What to do with Old Computers

By Joe Callison
9 December 2018

After purchasing a new computer there is often a question of what to do with the old one. If you are like me, I do not want to see it go to waste or recycling if it is still useful to someone. Here is my evaluation of whether it might be worth using by another person:  

Windows Computers
1. Does it have a multiple core processor?
How can I tell? Go to Device Manager (or System Information), Processors, and see what processor model is shown. Search for the details of that model processor on the internet. Device Manager will show multiple instances of the processor if it has either multiple physical hardware cores or logical cores (hyperthreading). If it does not have at least two physical cores and it was not released in 2008 or later, I would not recommend using it.

2. Does it have a SATA 2.0 (3GBit/s, 300 MB/s or Serial ATA-300) or later drive interface?
How can I tell? Go to Device Manager, either the Disk Drive or the IDE ATA/ATAPI Controllers and see if the description includes SATA or search the internet for the details of the model shown. If it is not SATA, then it is probably the older PATA type and I would not recommend using it. SATA was used in 99% of computers by 2008.

3. Does it have at least 4 GB of physical memory?
How can I tell? Go to System Information or Task Manager and look at the amount of physical memory installed. If it does not have at least 4 GB of physical memory, it may be possible to add memory or replace existing memory with larger capacity modules, but the cost could make it not worthwhile.

4. Do all of the ports (USB, Ethernet, audio, video) and CD/DVD function reliably? If not, it may be possible to install expansion cards or devices to replace them, but the cost could make it not worthwhile.

5. Does it have Windows 7 or later operating system?
How can I tell? Go to System Information and look at OS Name. Computers with Windows XP or Vista will probably be older than 2008 and I would not recommend using them. Windows 7 will not be supported with updates by Microsoft after January 2020. After that, when internet browsers such as Firefox and Chrome quit supporting Windows 7, it will no longer be practical for use. It will probably not be worth upgrading from Windows 7 to Windows 10 unless the computer is less than 5 years old because of the cost to update.

If the computer meets the criteria above, then it could be sold, given away, or donated for reuse. You will want to remove any personal data from the computer before doing so, but first make sure you have copied all the user files you want to keep which are typically found in the following 6 folders: Desktop, Downloads, Documents, Music, Pictures, and Videos. The extent of trouble you go through to securely remove your data may depend on whom it is going to. For a Windows 7 computer, if it is going to a trusted family member or friend, you could just create a new user account with administrative rights (see Control Panel, User Accounts), log in as that user, and then completely remove your old user account, with the option to delete all the associated user files. For a Windows 10 computer, you can either reset it using the option to delete all personal files, apps, and settings, or start fresh with a clean installation of Windows. These are found in Settings, Recovery.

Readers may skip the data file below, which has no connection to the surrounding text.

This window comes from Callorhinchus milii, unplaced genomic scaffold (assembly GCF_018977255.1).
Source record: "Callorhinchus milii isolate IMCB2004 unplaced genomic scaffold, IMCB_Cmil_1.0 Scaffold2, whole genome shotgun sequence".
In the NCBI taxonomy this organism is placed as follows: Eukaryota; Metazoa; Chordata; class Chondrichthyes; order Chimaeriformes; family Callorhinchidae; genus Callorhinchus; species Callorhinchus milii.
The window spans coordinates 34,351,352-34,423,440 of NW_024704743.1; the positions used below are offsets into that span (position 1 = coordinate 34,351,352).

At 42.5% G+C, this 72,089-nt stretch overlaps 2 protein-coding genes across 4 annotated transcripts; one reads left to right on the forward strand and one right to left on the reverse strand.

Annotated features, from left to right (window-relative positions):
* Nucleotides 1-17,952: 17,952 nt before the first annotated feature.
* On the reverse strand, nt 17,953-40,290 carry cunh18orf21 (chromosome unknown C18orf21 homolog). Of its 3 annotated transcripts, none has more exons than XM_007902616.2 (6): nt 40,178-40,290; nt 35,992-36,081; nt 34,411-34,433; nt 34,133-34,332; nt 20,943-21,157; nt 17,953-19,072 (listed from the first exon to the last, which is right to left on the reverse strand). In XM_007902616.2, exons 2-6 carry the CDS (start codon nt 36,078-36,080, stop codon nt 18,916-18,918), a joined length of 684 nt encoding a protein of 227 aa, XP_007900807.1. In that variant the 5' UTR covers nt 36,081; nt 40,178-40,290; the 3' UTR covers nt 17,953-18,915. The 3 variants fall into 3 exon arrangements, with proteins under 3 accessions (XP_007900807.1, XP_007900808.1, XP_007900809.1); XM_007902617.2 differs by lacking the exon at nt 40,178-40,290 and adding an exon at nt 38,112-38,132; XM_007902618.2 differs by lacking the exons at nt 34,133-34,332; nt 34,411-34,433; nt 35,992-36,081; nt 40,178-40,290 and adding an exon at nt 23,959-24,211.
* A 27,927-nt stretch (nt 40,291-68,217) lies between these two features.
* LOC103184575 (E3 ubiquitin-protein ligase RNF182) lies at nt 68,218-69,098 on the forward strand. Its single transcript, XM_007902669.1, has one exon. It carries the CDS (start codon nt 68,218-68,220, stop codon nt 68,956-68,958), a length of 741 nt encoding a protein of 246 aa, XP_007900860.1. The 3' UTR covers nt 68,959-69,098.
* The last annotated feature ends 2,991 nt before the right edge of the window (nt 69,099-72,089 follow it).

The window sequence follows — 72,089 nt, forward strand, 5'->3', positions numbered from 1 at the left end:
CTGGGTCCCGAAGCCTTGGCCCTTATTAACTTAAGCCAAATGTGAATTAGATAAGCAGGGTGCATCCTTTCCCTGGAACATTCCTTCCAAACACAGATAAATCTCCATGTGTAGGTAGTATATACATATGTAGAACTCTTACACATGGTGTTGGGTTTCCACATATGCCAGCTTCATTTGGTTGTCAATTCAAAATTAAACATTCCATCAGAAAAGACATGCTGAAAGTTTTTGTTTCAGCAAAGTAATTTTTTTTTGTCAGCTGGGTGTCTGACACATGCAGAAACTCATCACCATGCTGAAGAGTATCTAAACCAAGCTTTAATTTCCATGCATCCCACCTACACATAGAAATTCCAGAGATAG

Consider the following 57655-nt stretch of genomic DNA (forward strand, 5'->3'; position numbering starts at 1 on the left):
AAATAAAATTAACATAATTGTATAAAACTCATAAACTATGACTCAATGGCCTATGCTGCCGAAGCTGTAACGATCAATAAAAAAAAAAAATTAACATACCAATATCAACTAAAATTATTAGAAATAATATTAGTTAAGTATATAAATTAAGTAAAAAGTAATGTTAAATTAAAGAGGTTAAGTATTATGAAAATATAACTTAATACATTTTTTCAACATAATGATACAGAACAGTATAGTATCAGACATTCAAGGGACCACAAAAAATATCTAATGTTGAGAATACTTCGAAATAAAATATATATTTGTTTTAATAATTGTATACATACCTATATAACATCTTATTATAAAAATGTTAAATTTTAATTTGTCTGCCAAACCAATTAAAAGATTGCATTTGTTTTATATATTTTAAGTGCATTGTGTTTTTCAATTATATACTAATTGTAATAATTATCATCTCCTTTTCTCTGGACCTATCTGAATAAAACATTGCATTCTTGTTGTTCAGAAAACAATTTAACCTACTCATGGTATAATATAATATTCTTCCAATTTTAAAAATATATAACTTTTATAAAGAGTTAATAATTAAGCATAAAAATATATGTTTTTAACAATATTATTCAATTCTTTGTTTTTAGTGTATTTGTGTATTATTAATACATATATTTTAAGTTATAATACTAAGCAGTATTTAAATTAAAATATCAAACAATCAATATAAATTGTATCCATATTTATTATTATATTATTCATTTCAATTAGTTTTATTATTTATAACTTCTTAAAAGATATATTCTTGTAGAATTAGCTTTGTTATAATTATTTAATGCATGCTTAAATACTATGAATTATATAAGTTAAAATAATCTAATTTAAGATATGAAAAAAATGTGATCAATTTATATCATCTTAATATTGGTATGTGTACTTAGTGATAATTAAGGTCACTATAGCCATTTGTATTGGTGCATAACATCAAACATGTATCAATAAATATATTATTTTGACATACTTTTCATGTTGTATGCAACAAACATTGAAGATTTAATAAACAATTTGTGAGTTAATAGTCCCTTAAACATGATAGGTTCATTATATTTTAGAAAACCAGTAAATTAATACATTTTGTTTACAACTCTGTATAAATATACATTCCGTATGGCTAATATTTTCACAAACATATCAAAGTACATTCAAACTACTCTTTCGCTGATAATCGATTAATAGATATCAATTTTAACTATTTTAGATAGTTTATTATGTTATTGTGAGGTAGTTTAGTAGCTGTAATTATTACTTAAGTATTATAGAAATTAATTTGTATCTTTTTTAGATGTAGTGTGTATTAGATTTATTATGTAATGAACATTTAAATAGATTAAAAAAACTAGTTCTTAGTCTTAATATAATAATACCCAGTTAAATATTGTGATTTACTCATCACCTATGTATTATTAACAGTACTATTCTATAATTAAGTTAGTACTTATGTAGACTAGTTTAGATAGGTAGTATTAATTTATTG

If selling or donating the computer to someone you do not know or trust, it is recommended to either securely wipe the disk drive clean using software that uses Department of Defense recommended methods available with many free software programs, rather than just reformatting the disk drive, or you could remove the disk drive to keep or destroy. If the disk is wiped clean, the operating system can be reinstalled from installation media as long as the Windows 7 product key or Windows 10 digital license is valid. Computers that came with Windows 8 or later pre-installed usually had the product key in the BIOS. There are several free software programs that can recover the key from the BIOS. A valid product key is required to download the installation media from Microsoft. If donating a usable computer, Connecting for Good is a suggested recipient in the Kansas City area: http://www.connectingforgood.org/contact-us/
If the computer is not suitable for reuse, many stores that sell computers also recycle them. Even though they may claim to securely wipe or destroy your computer hard drive for you, I would still recommend doing it yourself. There have been documented cases of hard drives with personal data on them being purchased through Ebay or other online stores from people trying to make extra money. There are several other electronics recyclers around the city, but probably the most hassle-free way is through the partnership between Goodwill and Dell Reconnect. You can take far more kinds of computer equipment to many Goodwill locations without cost and they will package and send what can’t be reused to Dell for recycling:


Helpful Links
Wipe Hard Drive:



Windows Media:



Windows Product Key:


Note: You do not need to enter your name and email to download OemKey, just click the download!

Apple Mac Computers
For Apple computers, models that are capable of being updated to the current operating system version should be suitable for reuse. Apple lists the following hardware requirements for Mojave:
Mac Hardware Requirements
For details about your Mac model, click the Apple icon at the top left of your screen and choose About This Mac. These Mac models are compatible with macOS Mojave:

  • MacBook (Early 2015 or newer)
  • MacBook Air (Mid 2012 or newer)
  • MacBook Pro (Mid 2012 or newer)
  • Mac mini (Late 2012 or newer)
  • iMac (Late 2012 or newer)
  • iMac Pro (2017)
  • Mac Pro (Late 2013; Mid 2010 and Mid 2012 models with recommended Metal-capable graphics cards)

Posted by Joe Callison

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